California Supreme Court to Decide Fate of Dual Agent Debate

How much do you trust your real estate agent? Enough to allow him to represent you, and your potential buyer? What about you and your potential seller? If your agent is batting for both teams, will both buyer and seller get a fair shake?

At some point, you’d like your agent to step up and make a play for you, for your team… a figurative touchdown pass, or homerun. Do you really trust that he’ll put in that kind of courageous effort, if he has incentives to help the other team win, too? Recently, a rift involving what’s known as “dual agency” has reached the California Supreme Court.

Hiroshi Horiike, a Hong Kong multimillionaire, at his mansion in Malibu in 2014. In a lawsuit that could have major implications for many of the state’s real estate brokers and agents, Horiike said the size of his home was inflated when he bought it.

Those on both sides of the argument know the high court’s decision in the case — pitting a Malibu homebuyer against brokerage Coldwell Banker — could shake up the industry.

“There is a great deal of concern about this ruling in the California real estate community,” said Bob Hunt, a San Clemente agent and a director of the California Association of Realtors, of the appellate court’s conclusion. “It runs counter to the way — rightly or wrongly — that agents and brokers have thought things were.”


A dual agent must walk a fine line, careful not to favor the buyer or seller. There are details that cannot be shared — for example, the agent can’t tell the buyer the seller is frantic to unload the house because of a divorce or job change. Nor can the agent share with the seller how much the buyer privately said she’s willing to pay.

Lee Stimmel, a San Francisco attorney who opposes double-ending deals, said the rules create a conflict of interest for the lone agent, who must serve two masters as a “superhuman.”

But as Hunt and many other agents see it, a dual agent, privy to what’s motivating each side, is in a position to more swiftly and efficiently get a deal done

“Hiring a real estate salesperson is not the same as buying a burger,” the association says in court papers. “It is all about the relationship … The real estate salesperson is the equivalent of a therapist, a bartender, a friend.”


At the core of the case before the state Supreme Court is a discrepancy about the size of a Malibu manse.

Hong Kong multimillionaire Hiroshi Horiike bought the Tuscan-style home overlooking the Pacific Ocean for $12.25 million in cash in 2007. A high-profile listing agent provided him with a brochure stating the house had 15,000 square feet of living space, but county records said the residence actually was under 9,500 square feet.

The difference in square footage was complicated by Malibu using a different metric than elsewhere, extending the measurements to garages and other spaces beyond the primary residence.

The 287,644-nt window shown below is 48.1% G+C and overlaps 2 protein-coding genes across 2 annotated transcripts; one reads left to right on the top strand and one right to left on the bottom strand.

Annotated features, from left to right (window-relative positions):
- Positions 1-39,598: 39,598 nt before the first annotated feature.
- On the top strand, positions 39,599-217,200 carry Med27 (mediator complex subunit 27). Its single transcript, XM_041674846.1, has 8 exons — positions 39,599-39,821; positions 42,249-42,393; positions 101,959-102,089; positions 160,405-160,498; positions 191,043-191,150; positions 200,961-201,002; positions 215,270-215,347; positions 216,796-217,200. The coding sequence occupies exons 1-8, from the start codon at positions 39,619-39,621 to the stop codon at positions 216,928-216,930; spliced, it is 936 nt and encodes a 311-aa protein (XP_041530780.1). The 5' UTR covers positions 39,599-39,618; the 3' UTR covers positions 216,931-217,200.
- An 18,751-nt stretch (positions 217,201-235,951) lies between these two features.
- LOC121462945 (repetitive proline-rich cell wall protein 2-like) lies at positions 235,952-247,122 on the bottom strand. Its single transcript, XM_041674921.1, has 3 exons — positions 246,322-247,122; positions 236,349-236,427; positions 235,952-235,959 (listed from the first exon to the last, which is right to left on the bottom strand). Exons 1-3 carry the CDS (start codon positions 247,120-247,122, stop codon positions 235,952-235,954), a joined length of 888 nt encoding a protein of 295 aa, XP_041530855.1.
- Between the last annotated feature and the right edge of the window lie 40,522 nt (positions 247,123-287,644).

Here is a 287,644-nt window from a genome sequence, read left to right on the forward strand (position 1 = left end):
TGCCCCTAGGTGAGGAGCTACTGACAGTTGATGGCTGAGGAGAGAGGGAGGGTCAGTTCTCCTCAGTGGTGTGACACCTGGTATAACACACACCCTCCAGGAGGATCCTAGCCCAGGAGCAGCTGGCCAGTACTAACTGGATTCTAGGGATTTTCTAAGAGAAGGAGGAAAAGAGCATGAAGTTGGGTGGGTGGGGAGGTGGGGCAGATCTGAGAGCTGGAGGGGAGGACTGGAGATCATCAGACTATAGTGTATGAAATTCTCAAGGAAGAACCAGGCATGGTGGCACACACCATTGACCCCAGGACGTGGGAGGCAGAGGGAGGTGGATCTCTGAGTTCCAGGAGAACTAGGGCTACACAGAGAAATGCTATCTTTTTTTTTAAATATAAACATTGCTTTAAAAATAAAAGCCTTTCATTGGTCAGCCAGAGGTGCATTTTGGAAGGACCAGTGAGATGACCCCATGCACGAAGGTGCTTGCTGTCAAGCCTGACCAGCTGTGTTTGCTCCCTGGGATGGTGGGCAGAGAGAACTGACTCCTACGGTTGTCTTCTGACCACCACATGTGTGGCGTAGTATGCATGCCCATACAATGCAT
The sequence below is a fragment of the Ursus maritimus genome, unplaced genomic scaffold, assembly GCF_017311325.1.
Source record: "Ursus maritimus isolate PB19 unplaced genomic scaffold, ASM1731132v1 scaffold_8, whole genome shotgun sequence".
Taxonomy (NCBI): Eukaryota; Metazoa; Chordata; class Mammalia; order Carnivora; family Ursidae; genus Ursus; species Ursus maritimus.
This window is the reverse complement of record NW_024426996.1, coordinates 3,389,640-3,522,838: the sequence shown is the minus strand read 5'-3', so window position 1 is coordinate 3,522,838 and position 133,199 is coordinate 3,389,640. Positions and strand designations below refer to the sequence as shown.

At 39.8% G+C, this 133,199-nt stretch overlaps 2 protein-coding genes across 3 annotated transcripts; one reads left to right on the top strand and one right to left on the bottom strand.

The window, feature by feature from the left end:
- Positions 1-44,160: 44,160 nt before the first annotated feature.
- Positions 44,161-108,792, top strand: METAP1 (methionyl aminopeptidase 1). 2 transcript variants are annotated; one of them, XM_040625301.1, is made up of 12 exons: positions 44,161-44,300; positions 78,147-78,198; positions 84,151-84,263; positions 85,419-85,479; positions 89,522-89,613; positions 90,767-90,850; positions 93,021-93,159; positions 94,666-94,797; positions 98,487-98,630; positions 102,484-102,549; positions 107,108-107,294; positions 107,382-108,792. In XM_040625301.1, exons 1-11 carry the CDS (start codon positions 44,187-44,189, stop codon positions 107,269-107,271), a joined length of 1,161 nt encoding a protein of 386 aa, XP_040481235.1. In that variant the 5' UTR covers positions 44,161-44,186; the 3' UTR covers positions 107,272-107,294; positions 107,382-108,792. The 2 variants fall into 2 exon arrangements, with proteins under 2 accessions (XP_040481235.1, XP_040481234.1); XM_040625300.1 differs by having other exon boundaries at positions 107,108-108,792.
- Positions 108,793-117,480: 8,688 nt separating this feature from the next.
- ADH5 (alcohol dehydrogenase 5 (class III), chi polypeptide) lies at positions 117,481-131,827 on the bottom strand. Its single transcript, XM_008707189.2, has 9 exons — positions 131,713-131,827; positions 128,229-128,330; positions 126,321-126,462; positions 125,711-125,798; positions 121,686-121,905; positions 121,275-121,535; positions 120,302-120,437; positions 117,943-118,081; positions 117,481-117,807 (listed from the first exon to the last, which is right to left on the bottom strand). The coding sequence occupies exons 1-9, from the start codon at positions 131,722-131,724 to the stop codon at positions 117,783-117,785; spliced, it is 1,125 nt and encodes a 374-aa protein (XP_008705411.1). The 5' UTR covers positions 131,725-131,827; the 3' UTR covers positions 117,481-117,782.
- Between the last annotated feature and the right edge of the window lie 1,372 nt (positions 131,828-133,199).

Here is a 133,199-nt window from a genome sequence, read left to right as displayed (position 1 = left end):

Both Horiike’s agent and the listing agent worked for Coldwell Banker, so the brokerage was the dual agent of the buyer and seller, as confirmed in the disclosure forms Horiike signed.

A couple of years later, when seeking a permit to remodel a room, Horiike discovered the house wasn’t as large as he thought. In 2010, he sued the listing agent, Chris Cortazzo, and Coldwell Banker, stating they violated their fiduciary duty to him. (He did not sue his own Coldwell Banker agent, however.)

The jury disagreed that the listing agent had a fiduciary duty to the buyer or that the broker was liable for a breach of fiduciary duty based on the agent’s acts.

Horiike prevailed on appeal. The justices found that Cortazzo “did not add a handwritten note of advice to hire a qualified specialist to verify the square footage of the home” to a visual inspection disclosure, as he had done with a previous prospective buyer.

“A trier of fact could conclude that although Cortazzo did not intentionally conceal the information, Cortazzo breached his fiduciary duty by failing to communicate all of the material information he knew about the square footage,” the justices wrote in their decision.

They also stated, “When a broker is the dual agent of both the buyer and the seller … the salespersons acting under the broker have the same fiduciary duty to the buyer and the seller as the broker.”

And they cited a finding in another case about confusion in the industry:

“Salespersons commonly believe that there is no dual representation if one salesperson ‘represents’ one party to the transaction and another salesperson employed by the same broker ‘represents’ another party to the transaction. The real estate industry has sought to establish salespersons as ‘independent contractors’ for tax purposes and this concept has enhanced the misunderstanding of salespersons.”

Read the full article here.